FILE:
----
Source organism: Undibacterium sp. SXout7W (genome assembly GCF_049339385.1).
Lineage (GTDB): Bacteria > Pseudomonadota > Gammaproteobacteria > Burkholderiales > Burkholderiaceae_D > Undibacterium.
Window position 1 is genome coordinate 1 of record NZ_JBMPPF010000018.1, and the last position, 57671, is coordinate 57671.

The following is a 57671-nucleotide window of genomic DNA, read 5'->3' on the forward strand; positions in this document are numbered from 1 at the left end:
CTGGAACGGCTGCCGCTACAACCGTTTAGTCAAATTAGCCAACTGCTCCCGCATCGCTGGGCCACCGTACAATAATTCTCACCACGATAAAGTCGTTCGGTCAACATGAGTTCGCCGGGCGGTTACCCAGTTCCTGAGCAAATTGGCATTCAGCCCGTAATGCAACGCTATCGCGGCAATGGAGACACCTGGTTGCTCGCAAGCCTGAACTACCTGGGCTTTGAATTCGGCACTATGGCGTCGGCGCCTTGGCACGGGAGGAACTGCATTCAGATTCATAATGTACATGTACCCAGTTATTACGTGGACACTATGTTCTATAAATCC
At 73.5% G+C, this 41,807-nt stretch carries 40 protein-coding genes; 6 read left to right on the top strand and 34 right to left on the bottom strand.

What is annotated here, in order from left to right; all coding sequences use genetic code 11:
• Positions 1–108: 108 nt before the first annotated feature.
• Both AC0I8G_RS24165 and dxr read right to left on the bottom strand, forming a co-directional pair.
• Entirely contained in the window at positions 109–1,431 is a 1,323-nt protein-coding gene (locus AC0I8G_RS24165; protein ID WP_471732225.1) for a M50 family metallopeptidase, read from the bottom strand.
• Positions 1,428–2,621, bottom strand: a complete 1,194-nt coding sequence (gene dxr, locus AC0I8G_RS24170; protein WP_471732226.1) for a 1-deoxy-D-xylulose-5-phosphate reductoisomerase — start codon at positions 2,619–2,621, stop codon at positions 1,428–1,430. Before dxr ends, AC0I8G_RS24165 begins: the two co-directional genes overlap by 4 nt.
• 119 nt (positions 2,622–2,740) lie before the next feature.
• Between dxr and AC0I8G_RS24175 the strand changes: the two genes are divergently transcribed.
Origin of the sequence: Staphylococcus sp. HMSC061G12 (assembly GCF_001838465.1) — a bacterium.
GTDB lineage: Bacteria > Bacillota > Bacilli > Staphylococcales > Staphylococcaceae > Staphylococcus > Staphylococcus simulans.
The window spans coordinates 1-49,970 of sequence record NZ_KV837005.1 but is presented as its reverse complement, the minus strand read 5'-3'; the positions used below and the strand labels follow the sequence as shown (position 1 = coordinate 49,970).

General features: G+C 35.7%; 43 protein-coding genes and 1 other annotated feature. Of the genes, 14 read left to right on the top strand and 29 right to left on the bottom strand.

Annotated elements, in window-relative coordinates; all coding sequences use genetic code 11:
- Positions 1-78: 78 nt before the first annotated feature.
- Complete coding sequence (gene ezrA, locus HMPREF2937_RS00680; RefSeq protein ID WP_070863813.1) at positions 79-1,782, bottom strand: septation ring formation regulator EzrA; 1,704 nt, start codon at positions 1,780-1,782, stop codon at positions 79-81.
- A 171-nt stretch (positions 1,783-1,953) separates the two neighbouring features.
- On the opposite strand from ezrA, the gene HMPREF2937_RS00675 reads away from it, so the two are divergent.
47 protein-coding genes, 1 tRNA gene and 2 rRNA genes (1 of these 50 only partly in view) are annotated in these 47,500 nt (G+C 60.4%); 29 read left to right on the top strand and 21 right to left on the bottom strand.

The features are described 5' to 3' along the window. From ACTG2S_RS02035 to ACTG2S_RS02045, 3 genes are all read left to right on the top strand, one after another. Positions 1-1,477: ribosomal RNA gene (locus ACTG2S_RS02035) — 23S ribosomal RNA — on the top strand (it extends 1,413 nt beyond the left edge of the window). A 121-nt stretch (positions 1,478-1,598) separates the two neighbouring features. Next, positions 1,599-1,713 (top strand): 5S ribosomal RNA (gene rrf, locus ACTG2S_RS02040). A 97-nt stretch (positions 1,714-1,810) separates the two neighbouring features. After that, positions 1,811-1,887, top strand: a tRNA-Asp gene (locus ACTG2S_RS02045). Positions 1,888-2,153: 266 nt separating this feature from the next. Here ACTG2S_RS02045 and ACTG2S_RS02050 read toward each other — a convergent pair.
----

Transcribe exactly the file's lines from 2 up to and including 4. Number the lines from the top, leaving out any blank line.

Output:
Lineage (GTDB): Bacteria > Pseudomonadota > Gammaproteobacteria > Burkholderiales > Burkholderiaceae_D > Undibacterium.
Window position 1 is genome coordinate 1 of record NZ_JBMPPF010000018.1, and the last position, 57671, is coordinate 57671.

The following is a 57671-nucleotide window of genomic DNA, read 5'->3' on the forward strand; positions in this document are numbered from 1 at the left end: